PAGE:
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   ARTICLE   |   From Scotsman Guide Residential Edition   |   August 2018

Get to Know How the Fed Affects Rates

Mortgage professionals should understand what the central bank’s policies can and can’t accomplish

r_2018-08_Lepre_spotMany people believe that the actions of the Federal Reserve have substantial impact on mortgage interest rates. This is not the case.

The Federal Reserve is the central bank of the United States. It acts as a reserve bank and requires member banks to keep about 10 percent of their customers’ checking and savings deposits at the Fed.

At best, the Fed’s impact on mortgage rates is indirect, inconsistent and relatively small. And that can be seen by the Fed’s policies and its effect on rates and the economy since the Great Recession. Mortgage originators, whose livelihoods depend a great deal on interest rates, should have a basic understanding of the Fed and its powers.

Largest piggy bank

The Fed is essentially the world’s largest piggy bank. It controls the money supply, affects short-term interest rates and helps regulate commercial banks.

The motivation for the creation of the Fed was to prevent bank panics. These are prone to occur when banks experience big losses, and depositors fear that their accounts are in danger — causing a significant number of people to withdraw the funds in their accounts.

Banks have an underlying problem that many people often don’t recognize. Their liabilities (depositors’ checking and savings accounts) are entirely liquid, while their assets are largely illiquid. If depositors show up at teller windows demanding their money, the bank cannot call you and demand that you pay off your mortgage loan, for example.

Banks need to meet specific reserve requirements at the end of each day. If a bank is cash short, either because people withdrew funds or because businesses with large credit lines tapped them considerably, that bank may need to borrow cash overnight so that it has sufficient reserves. This is almost always done by interbank lending (borrowing from another bank which has excess reserves) with the Fed acting as the lender of last resort.

In addition to providing stability to banking, the objective of the Fed is defined by Congress as framing monetary policy to maximize employment, stabilize prices and moderate long-term interest rates. The Fed runs the government’s monetary policy while Congress and the president run fiscal policy (taxes and spending.)

The Fed has significant objectives and powers, which it wields on a day-to-day basis. These powers relate to two things: controlling money supply and controlling short-term interest rates.

Magical money

The ability of the Fed to control money supply is, in a sense, magical. It can create money out of thin air. If the Fed wants to add to the money supply, it makes an announcement to the large investment banks that it wishes to purchase Treasury debt.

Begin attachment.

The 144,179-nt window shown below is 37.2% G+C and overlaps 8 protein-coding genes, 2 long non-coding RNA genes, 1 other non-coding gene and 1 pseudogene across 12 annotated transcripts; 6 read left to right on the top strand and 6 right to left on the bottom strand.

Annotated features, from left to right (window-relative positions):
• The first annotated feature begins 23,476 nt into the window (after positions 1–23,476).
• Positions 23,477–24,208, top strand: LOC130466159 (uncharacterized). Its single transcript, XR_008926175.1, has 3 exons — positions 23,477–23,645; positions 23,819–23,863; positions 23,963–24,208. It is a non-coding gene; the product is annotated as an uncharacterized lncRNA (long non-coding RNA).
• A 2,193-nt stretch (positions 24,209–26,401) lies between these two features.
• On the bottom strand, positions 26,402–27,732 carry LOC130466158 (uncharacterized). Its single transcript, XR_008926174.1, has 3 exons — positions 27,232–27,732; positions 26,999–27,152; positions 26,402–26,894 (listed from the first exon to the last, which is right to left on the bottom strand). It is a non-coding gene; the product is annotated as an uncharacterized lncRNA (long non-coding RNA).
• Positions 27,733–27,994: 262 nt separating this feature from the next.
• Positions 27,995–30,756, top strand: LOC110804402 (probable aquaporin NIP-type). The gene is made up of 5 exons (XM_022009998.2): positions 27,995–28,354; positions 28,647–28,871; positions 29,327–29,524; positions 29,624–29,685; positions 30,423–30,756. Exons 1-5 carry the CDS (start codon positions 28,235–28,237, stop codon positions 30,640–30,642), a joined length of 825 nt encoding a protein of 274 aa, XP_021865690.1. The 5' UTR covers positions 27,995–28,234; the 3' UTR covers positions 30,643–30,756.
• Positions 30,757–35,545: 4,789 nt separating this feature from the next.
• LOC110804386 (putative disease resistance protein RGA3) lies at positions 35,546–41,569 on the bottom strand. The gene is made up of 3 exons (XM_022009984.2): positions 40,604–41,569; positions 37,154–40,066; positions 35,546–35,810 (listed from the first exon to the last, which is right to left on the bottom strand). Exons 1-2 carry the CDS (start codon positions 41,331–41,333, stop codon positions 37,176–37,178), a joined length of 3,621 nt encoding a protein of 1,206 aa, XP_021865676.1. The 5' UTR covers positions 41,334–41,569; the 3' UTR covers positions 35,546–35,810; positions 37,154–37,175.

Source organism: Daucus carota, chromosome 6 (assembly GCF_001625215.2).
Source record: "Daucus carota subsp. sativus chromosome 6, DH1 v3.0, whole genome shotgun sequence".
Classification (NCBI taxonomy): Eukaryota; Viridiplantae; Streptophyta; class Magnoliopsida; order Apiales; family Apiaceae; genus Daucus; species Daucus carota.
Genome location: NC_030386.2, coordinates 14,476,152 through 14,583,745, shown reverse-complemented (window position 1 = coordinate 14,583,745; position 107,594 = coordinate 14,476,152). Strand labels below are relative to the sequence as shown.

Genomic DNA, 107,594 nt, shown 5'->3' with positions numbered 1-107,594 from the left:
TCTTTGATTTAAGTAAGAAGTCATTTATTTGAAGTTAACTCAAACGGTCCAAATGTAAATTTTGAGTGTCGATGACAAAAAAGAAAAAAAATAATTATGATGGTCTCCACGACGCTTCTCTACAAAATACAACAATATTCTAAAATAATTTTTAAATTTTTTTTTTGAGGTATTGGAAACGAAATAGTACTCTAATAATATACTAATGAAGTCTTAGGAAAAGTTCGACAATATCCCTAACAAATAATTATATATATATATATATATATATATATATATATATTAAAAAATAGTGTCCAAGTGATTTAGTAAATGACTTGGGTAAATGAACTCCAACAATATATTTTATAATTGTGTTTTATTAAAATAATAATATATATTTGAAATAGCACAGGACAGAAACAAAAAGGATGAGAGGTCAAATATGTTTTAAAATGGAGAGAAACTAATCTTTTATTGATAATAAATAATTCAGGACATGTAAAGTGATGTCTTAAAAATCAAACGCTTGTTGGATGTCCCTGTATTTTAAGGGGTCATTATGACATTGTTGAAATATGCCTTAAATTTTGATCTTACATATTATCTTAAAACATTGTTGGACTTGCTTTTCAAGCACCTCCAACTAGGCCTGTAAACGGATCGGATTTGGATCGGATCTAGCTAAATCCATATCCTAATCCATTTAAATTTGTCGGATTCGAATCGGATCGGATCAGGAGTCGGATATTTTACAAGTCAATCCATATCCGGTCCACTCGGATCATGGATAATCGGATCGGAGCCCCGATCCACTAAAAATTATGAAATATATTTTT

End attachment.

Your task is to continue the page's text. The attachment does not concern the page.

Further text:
After the details are worked out, the Fed buys the Treasury debt from those banks by crediting their account at the Fed with money which did not previously exist. The Fed has the Treasury debt and the banks have newly created cash to lend.

This was what the various rounds of quantitative easing (QE) were about. A way to see QE in action was to pay attention to excess bank reserves. This is money banks own that is parked at the Fed and exceeds the necessary reserves. This money can be instantly deployed as a bank makes loans. The QE actions after the Great Recession increased excess reserves from $1.87 billion in August 2008 to $2.7 trillion in August 2014 — an astonishing 1,400 percent increase. 

If we are going to consistently add $1 trillion to the national debt every year, then monetary policy is an afterthought.

Unfortunately, just as that $2.7 trillion was being made available to lend, the Consumer Financial Protection Bureau (CFPB) created regulatory concern among banks, which had the effect of discouraging lending. This enormous increase in money supply coupled with years of a near-zero federal funds rate was intended to stimulate economic growth. While unemployment has dropped, what is still of concern is that gross domestic product (GDP) growth has been modest.

Average annual GDP growth has bumped around at an average of 2 percent since the Great Recession. In order to be able to generate enough tax revenue to get deficits under control, the U.S. arguably needs closer to 4 percent GDP growth.

Deflation disaster

The Federal Open Market Committee (FOMC) consists of the seven members of the Federal Reserve Board and five presidents of the Federal Reserve Bank including the one in New York. The FOMC dictates the target for the federal funds rate, which is the rate at which banks lend excess reserve balances to other banks on an overnight basis.

Whenever the Fed adjusts the federal funds rate, banks change their prime lending rate accordingly. The primary direct effect on mortgages from these adjustments is on some adjustable rate mortgages that are pegged to that prime rate. For the most part, the mortgage products impacted by changes in the prime rate are home equity lines of credit.